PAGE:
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Learning C, Part 2: More about the stdio.h header file ON POSIX SYSTEMS
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MocaCDeveloper

Hi again!

It has been a couple days since the last tutorial, and I figured I would make another tutorial looking further into the standard I/O library C has to offer!
This tutorial will supply you with the common knowledge you need when using the stdio.h libary.

In this tutorial you will learn how to:

  • Use the printf function
  • Use the fprintf function

You will also learn:

  • What stdout is, and when it needs to be used
  • What stdin is, and when it needs to be used
  • What stderr is, and when it needs to be used

So, Without further ado, lets get started!

What other ideal functions does the standard I/O library offer us?

So, before we start, we should probably cover something first.

The stdio.h header file that C offers to us does not only enable us to print and get input, but it also enables us to open files!
I will explain this in the next tutorial when I cover types in C, and I will give you a brief explanation in that tutorial as to why I am including file reading as a part of learning types!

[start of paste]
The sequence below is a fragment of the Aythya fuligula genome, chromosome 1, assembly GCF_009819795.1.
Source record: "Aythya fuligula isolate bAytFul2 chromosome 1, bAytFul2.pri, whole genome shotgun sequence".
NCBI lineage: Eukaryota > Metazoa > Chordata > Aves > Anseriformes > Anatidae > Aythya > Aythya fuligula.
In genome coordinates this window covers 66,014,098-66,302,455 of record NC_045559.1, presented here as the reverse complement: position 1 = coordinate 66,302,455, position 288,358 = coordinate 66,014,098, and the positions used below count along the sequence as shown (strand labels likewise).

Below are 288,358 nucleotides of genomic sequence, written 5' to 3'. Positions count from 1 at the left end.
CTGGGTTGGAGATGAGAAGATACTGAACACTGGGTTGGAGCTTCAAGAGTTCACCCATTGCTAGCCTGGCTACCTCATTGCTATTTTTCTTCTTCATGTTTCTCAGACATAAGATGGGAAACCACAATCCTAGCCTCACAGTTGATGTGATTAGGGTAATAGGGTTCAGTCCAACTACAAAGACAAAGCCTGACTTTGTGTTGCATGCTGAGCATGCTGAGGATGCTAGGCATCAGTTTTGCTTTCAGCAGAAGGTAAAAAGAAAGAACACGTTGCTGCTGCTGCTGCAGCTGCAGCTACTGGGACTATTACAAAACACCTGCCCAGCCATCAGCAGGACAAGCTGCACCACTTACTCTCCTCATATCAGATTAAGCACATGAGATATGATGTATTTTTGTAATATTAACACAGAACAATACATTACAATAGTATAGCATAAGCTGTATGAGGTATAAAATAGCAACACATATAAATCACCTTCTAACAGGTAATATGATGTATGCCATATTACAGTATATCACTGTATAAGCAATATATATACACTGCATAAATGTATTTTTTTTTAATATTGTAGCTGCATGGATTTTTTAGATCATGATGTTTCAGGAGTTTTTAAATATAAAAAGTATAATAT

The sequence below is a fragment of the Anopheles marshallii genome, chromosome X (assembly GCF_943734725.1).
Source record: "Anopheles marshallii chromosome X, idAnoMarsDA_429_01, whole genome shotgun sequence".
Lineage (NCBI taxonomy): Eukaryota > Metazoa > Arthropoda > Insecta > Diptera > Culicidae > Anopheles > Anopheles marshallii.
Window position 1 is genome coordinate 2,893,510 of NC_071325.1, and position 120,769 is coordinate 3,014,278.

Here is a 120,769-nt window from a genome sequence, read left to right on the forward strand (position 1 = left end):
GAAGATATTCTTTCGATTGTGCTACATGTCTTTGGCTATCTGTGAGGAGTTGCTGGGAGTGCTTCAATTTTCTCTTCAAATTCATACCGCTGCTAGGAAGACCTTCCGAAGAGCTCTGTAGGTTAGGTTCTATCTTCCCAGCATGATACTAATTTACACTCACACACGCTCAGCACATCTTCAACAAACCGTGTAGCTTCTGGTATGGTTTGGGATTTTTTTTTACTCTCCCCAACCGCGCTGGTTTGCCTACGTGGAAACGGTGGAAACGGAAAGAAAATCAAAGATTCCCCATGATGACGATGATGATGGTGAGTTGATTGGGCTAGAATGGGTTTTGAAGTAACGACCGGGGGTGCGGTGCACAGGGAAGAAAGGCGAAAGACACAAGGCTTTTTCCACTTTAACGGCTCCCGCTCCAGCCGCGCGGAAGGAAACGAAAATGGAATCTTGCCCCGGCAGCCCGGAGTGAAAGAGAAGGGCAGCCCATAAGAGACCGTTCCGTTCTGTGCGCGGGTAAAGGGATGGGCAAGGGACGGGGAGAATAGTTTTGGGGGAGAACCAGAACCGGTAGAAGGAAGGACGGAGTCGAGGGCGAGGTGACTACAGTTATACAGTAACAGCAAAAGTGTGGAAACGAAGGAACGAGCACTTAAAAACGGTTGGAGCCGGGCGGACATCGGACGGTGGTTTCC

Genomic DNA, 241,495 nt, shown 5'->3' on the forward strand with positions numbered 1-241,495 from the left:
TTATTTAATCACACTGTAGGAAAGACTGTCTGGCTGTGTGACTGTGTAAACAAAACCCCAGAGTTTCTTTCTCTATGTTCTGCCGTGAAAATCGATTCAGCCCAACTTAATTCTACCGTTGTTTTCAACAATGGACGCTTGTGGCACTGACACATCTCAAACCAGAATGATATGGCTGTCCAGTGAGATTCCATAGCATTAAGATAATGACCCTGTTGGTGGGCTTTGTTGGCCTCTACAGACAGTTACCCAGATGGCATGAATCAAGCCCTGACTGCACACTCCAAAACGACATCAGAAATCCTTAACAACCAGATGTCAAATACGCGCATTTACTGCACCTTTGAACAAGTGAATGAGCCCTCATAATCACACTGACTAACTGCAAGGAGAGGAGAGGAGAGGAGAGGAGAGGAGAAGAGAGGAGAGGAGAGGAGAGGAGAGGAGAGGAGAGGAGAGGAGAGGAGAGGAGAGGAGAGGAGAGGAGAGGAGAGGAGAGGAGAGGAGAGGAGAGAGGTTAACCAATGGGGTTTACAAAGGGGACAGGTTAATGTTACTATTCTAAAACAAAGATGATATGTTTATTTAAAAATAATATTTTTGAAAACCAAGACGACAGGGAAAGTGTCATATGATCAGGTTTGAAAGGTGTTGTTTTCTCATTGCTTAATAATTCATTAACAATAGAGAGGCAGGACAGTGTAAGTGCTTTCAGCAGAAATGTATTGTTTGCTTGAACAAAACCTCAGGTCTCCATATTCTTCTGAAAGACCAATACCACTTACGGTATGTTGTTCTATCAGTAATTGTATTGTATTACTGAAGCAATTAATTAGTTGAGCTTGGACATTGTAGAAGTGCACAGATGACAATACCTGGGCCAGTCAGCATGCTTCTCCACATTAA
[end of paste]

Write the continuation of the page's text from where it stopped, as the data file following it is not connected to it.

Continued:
Ok, lets get started now.
The first function, and most commonly used when including the stdio.h header file in C, is printf.

printf is a function that the stdio.h header file holds. This function is used to print things to the terminal.
I am sure you already know how it works, but just for an example for you visual learners, here is how you would use a simple printf statement:

#include <stdio.h> // required if you're wanting to print or get input // Remember, every C project needs a main function! int main() { printf("Hello World"); // "Hello World" will now show on our terminal! return 0; // remember, return 0 in the main function means // the project compiled/executed successfully }

That is a basic example of using the printf function.
What if we want to print a number? What should we do?
printf(32)?

No!

Printing different types with the printf function

We should all know what integers and floats(being decimal).

With this knowledge, we can implement it when printing those types!
In a printf function, within the double quotes(or single if you are printing just ONE thing), you are supposed to declare what type is going to be printed.
I will only go over 4 type:

  • String
  • Integer
  • Float
  • Character